FIGS. 5 and 2022 illustrate various configurations of the shaft end portion 26 with grooves 28 provided in various locations to define various contact pads 27. As illustrated in FIG. 6, the pad 27 may be a continuous pad about the circumference of the shaft end portion 26, or, as illustrated in FIG. 7, the pad 27 may be defined by multiple pad surfaces about the circumference of the shaft end portion 26. Additionally, as illustrated in FIGS. 5 and 2022, the end portion 26 may be without any grooves to provide a solid contact pad 27. Furthermore, as illustrated in FIG. 10, the contact pad 27 may be provided recessed with respect to the end of the shaft 20 such that a portion of the shaft 20 extends over the compliant spacer 60. The selection and the dimensions of the compliant features on the shaft end portion 26 depend on the geometry of the spacer 60. The relative position of the compliant features on the shaft end portion 26 with respect to the compliant spacer 60 is analytically and experimentally pre-determined so as to achieve the intended functionality.

The presence of redundant alignment features in both the spacer 60 and the shaft 20 minimizes the impact of manufacturing tolerances, thus enhancing the economical production of the components while enhancing their mechanical performance.

The introduction of the compliant spacer 60 and the optional presence of the compliant features on the end portion 26 of the shaft 20 allow for the reconditioning of used parts without hindering the overall geometric dimensions of the rotor assembly system. The available option to recondition rotor assemblies to a new and improved status is of significant importance to the owner of the turbomachine.

Having described the components of the rotor assembly 10, the assembly thereof will now be described with reference to FIGS. 3 and 89. As mentioned, the harmonic multi-lobe tapered configurations of the impeller stem 34 and the shaft 20 have geometric radial dimensions so as to develop a mutual diametral interference as the connection is fully assembled. A set of compliant diametral clearance adjusting spacers 60 is also designed to accommodate, in a discrete sense, the range of manufacturing tolerances of the interfacing components. A standard gap measuring gage can be used to determine the separation between the surface 18 of the shaft 20 and the flat, radial surface 39 on the impeller 30 normal to the impeller stem axis.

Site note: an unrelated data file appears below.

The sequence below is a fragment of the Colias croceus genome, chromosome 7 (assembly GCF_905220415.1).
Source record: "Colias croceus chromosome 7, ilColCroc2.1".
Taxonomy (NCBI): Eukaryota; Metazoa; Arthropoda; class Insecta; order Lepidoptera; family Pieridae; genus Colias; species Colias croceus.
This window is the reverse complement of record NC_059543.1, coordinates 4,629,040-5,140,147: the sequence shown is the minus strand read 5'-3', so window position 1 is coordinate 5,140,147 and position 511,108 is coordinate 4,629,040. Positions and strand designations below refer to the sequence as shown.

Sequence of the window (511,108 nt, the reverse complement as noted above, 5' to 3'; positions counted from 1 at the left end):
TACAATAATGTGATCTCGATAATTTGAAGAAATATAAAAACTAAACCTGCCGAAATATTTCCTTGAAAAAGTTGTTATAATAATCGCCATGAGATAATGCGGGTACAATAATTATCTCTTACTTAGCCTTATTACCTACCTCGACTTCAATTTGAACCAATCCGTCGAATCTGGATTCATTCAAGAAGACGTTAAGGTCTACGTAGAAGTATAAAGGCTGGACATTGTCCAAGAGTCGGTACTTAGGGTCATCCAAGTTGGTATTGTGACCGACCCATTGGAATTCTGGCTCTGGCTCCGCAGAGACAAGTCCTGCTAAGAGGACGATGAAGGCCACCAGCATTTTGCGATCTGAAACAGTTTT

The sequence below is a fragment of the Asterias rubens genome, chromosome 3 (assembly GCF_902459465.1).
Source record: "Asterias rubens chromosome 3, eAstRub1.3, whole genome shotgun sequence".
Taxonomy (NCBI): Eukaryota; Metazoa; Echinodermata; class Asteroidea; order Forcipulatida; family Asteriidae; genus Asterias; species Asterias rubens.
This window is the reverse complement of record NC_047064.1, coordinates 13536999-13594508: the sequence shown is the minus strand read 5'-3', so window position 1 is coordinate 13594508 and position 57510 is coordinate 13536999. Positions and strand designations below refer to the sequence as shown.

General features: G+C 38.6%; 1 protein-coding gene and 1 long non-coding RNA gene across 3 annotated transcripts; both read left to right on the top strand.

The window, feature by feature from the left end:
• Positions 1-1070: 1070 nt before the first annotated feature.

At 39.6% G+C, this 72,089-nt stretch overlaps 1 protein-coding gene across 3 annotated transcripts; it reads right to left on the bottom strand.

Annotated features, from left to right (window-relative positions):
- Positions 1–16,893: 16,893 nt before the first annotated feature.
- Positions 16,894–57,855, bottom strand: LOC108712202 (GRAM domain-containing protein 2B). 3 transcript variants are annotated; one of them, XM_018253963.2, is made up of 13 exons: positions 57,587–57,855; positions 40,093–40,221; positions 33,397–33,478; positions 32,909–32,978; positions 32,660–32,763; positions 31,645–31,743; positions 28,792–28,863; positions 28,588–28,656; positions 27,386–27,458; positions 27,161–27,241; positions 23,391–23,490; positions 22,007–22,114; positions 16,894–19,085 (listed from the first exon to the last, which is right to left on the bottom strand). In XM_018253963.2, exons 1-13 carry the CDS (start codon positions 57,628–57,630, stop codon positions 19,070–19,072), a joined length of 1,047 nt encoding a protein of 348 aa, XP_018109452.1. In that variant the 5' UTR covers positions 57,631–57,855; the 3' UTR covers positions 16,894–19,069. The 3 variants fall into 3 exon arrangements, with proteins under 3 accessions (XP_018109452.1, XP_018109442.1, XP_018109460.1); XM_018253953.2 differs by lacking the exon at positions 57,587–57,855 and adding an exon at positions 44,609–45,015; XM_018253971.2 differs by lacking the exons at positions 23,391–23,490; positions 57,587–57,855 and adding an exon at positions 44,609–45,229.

Step 1:

The impeller stem 34 and the shaft 20, at a common room temperature, are hand assembled so as to insure contact between the mating harmonic profiles, as illustrated in FIG. 8.

Step 2:

The bolt 40 and the washer 50 are assembled to the impeller 30. The bolt 40 is then hand tightened to prevent the free axial movement of the assembled components.

Step 3:

The axial gap X between the interfacing surface 39 on the impeller 39 and surface 18 of the shaft 20, without the compliant spacer 60 interposed, is measured, as illustrated in FIG. 8.

Step 4:

A suitable compliant spacer 60, within the given set, is selected based on the axial gap X measurement conducted at Step 3. The selected compliant spacer 60 will preferably have an axial width W that is less than the axial gap X so as to leave a pull-up space P.

Step 5:

The bolt 40 and the washer 50 are disassembled.

Step 6:

The selected compliant spacer 60 is pre-heated to a specified temperature rise above room temperature, and then assembled onto the spacer seat 38 provided on the impeller stem 34 as illustrated in FIG. 9.

The subsequent assembly steps are to be accomplished only after the impeller and the compliant spacer have reached a common room temperature.

Step 7:

The bolt 40 and bolt washer 50 are assembled to the impeller 30. The bolt 40 is then hand tightened to prevent the free axial movement of the assembled components.

Step 8:

The residual axial gap P, namely the pull-up length, between the compliant spacer 60 and the shaft surface 18, is measured, as specified for the particular option of the attachment, and then compared against the specified allowable range.

Step 9:

The bolt 40 is tightened up to the specified assembly torque value with a calibrated torque wrench.

Step 10:

The bolt 40 is loosened, and then again tightened up to the specified assembly torque value with a calibrated torque wrench.

Step 11:

The impeller-to-shaft coupling is checked for residual gaps between the interfacing surfaces of the impeller 30, compliant spacer 60 and shaft 20.

Step 12:

The complete rotor assembly is then dynamically balanced as per engineering specification, and components match marked prior to rotor disassembly for shipment or installation in the turbomachine.